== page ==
I came across this article in the Dallas Morning News about how Jimmy Buffett “was social networking long before the Internet” and smiled. I’d never thought of it that way before, but he made a good point. Buffett has a loyal, extremely dedicated group of followers (aka “Parrot Heads”) that have been with him since the beginning. Their demographics, backgrounds and lifestyles vary greatly, but they all have one thing in common — a passion for Buffett’s music and laid-back style.
I’ve been a Parrot Head for as long as I can remember. First by default, then later by choice. I have my stepdad, Mike, to thank for that. When he married my mom in the early eighties he brought his collection of Buffett tapes (yes, tapes — and even a few records) into the marriage. She brought us kids. The jury is still out as to who go the better deal…
Mike grew up in Florida listening to Buffett in the 70’s, back before Buffett was the megastar he is today. Before his only top 10 hit “Margaritaville” was released in 1977, Buffett spent his nights playing at bars and smaller venues throughout the south, no doubt with the same laid-back, Caribbean vibe he’s known for today. Still the same loveable Jimmy and the Coral Reefers, just on a smaller and less main-stream scale.
Buffett has that easy-going, island music that makes you feel like you’re on vacation. Somehow it was the only music on which our entire family could agree, and his albums were our go-to music of choice on many family road trips.
It was overdue, but I finally made it to my first Buffett concert in Denver in 1996. I was hooked. Before that I thought state fairs were good for people-watching. Let me tell you, they’ve got nothing on a Buffett concert!
The first thing you’ll notice about the crowd is the diversity. There are kids, college coeds, business professionals and retirees all doing the hand motions to “Fins to the Left.” The demographics are all over the board.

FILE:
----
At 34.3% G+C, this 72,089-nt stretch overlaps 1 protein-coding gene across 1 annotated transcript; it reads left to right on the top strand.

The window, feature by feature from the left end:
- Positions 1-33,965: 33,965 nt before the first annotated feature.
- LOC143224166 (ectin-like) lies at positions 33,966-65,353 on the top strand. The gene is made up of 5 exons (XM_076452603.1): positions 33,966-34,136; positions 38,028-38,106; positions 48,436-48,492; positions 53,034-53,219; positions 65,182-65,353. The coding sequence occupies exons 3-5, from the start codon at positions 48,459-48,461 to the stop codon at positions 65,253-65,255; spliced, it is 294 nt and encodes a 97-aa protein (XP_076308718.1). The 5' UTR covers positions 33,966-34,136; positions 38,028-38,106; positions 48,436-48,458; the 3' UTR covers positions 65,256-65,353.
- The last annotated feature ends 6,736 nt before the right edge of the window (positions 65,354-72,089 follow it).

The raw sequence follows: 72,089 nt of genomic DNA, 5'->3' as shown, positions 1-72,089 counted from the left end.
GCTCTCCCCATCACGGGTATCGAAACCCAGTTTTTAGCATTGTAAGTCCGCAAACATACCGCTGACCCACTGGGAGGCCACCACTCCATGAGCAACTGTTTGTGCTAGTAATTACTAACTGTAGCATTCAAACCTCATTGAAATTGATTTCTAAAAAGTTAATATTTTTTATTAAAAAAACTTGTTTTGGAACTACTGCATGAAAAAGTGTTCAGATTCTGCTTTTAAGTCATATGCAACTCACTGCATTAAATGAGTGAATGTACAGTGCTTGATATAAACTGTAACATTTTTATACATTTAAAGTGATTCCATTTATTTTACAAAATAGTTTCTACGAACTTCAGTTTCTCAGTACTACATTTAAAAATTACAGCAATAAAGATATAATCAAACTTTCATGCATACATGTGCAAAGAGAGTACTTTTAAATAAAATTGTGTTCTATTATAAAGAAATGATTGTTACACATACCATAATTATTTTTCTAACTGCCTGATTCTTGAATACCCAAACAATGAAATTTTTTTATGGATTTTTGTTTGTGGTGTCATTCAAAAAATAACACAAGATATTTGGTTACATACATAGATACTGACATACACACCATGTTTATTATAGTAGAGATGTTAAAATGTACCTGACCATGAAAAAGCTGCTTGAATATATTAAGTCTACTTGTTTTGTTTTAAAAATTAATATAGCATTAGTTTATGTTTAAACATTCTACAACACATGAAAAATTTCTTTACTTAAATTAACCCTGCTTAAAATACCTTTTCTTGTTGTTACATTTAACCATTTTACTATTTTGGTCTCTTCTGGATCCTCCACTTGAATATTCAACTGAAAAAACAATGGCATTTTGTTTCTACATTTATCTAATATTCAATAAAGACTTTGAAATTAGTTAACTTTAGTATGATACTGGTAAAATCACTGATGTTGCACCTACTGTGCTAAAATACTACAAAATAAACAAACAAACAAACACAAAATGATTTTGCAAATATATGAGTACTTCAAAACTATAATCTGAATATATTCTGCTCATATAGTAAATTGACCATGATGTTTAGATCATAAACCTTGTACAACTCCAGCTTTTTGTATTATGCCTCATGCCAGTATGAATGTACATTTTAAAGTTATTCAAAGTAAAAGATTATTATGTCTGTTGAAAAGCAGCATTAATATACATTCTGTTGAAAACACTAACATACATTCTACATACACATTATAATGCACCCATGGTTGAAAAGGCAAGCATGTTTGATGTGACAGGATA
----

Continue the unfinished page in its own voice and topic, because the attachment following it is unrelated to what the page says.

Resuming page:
The second thing you’ll notice is the crowd’s attire. What a spectacle! You’ll see plenty of Hawaiian shirts and flip-flops, but that’s just the beginning. There are people wearing cheeseburger hats, hula skirts, coconut bras, you name it. Last year I even saw a guy in a full parrot costume. Sheer comedy.
The third thing you’ll notice is that everyone is just so damn happy. It’s truly as if everyone checked their worries at the door (or parking lot, because the party definitely starts hours earlier with the tailgating). It’s hard to be in a bad mood when you’re belting out the words to “Why Don’t We Get Drunk” with 20,000 of your closest friends. I’m not sure how, but somehow Buffett even gets vegetarians to sing along to “Cheeseburger In Paradise.”
It truly is the “social network” of fans that got Jimmy to where he is today. He has a huge group of loyal followers that support him, his music and his brand. He’s been good to them over the years by consistently producing good music, delivering spectacular shows and staying true to himself. There are Parrot Head chapters all over the country, where like-minded people come together to bond over a common theme. When you think about it, it’s a similar concept to thousands of Facebook groups (one example: “I Don’t Care How Comfortable Your Crocs Are, You Look Like Dumb@ss,” where 1,194 different members bonded over a mutual theme). Social networking brings like-minded people together, which Buffett has been doing for years.
The thing about Jimmy Buffett is it seems he genuinely likes what he’s doing. I’m sure there are plenty of things that are strictly for show, but I get the feeling he’d be happy strumming his six string at a local beach dive, wearing flip flops and drinking cold beers with his “network.” He built his name slowly over time by doing what he loves, being true to himself and true to his fans. People are drawn to him and he knows that – but doesn’t take advantage of it either.
I was thrilled to hear Buffet is coming back to The Woodlands in June, and even happier when I learned my parents, sister, brother and sister-in-law are coming in from out of town for the occasion. We’ve all seen Buffett separately – but never all together for the same concert. Can’t think of a better family bonding experience. Fins to the Right!